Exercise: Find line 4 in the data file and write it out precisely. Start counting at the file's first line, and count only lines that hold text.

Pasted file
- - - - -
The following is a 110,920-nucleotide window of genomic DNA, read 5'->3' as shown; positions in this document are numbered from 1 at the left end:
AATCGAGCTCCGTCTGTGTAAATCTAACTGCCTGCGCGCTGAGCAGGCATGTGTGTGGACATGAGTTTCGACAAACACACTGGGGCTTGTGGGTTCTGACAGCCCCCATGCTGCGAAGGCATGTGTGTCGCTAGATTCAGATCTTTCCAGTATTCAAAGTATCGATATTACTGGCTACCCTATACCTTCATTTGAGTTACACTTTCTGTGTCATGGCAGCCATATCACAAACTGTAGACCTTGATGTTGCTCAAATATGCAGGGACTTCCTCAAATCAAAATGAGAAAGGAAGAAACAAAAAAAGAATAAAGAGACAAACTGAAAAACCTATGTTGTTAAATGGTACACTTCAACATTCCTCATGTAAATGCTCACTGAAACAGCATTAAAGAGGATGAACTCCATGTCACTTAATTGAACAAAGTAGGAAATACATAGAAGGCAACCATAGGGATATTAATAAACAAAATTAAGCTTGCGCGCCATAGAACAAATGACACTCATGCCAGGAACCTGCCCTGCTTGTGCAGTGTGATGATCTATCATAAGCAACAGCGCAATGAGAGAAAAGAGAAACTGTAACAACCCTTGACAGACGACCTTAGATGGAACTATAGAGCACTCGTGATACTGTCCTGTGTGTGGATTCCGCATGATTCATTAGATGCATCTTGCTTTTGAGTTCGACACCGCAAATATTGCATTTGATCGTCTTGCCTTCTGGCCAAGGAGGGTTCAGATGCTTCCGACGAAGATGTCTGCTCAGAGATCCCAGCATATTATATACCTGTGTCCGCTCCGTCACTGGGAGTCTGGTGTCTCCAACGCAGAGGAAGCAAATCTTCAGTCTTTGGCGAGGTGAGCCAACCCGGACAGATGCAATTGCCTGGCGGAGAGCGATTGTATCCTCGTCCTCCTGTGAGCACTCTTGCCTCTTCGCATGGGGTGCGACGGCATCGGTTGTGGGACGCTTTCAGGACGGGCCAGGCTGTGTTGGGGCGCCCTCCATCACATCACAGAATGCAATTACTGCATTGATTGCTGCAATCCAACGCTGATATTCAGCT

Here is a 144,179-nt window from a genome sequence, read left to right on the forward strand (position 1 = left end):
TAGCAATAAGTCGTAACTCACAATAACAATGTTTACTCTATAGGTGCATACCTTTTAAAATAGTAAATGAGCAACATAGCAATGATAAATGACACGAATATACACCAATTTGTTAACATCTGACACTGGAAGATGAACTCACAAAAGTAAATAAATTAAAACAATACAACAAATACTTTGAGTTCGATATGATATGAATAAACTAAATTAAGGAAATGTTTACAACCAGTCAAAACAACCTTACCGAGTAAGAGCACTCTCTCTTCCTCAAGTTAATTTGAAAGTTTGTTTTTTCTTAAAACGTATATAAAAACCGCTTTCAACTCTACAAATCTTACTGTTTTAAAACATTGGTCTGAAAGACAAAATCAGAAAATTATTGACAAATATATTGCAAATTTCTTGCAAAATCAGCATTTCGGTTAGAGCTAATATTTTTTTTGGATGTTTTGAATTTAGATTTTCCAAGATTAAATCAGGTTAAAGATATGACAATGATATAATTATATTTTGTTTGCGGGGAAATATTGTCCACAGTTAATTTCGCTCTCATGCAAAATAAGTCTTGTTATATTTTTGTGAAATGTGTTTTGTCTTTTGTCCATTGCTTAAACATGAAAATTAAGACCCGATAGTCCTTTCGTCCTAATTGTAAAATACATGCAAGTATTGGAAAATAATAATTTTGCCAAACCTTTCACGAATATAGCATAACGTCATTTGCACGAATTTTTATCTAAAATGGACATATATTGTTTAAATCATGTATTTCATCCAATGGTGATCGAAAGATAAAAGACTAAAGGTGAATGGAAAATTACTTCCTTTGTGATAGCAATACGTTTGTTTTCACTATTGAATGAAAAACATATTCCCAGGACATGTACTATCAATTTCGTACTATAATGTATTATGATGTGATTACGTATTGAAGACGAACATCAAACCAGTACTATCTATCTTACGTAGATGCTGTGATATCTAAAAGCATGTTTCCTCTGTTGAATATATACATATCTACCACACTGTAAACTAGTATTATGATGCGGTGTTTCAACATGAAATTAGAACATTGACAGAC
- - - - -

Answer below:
TAGCAATAAGTCGTAACTCACAATAACAATGTTTACTCTATAGGTGCATACCTTTTAAAATAGTAAATGAGCAACATAGCAATGATAAATGACACGAATATACACCAATTTGTTAACATCTGACACTGGAAGATGAACTCACAAAAGTAAATAAATTAAAACAATACAACAAATACTTTGAGTTCGATATGATATGAATAAACTAAATTAAGGAAATGTTTACAACCAGTCAAAACAACCTTACCGAGTAAGAGCACTCTCTCTTCCTCAAGTTAATTTGAAAGTTTGTTTTTTCTTAAAACGTATATAAAAACCGCTTTCAACTCTACAAATCTTACTGTTTTAAAACATTGGTCTGAAAGACAAAATCAGAAAATTATTGACAAATATATTGCAAATTTCTTGCAAAATCAGCATTTCGGTTAGAGCTAATATTTTTTTTGGATGTTTTGAATTTAGATTTTCCAAGATTAAATCAGGTTAAAGATATGACAATGATATAATTATATTTTGTTTGCGGGGAAATATTGTCCACAGTTAATTTCGCTCTCATGCAAAATAAGTCTTGTTATATTTTTGTGAAATGTGTTTTGTCTTTTGTCCATTGCTTAAACATGAAAATTAAGACCCGATAGTCCTTTCGTCCTAATTGTAAAATACATGCAAGTATTGGAAAATAATAATTTTGCCAAACCTTTCACGAATATAGCATAACGTCATTTGCACGAATTTTTATCTAAAATGGACATATATTGTTTAAATCATGTATTTCATCCAATGGTGATCGAAAGATAAAAGACTAAAGGTGAATGGAAAATTACTTCCTTTGTGATAGCAATACGTTTGTTTTCACTATTGAATGAAAAACATATTCCCAGGACATGTACTATCAATTTCGTACTATAATGTATTATGATGTGATTACGTATTGAAGACGAACATCAAACCAGTACTATCTATCTTACGTAGATGCTGTGATATCTAAAAGCATGTTTCCTCTGTTGAATATATACATATCTACCACACTGTAAACTAGTATTATGATGCGGTGTTTCAACATGAAATTAGAACATTGACAGAC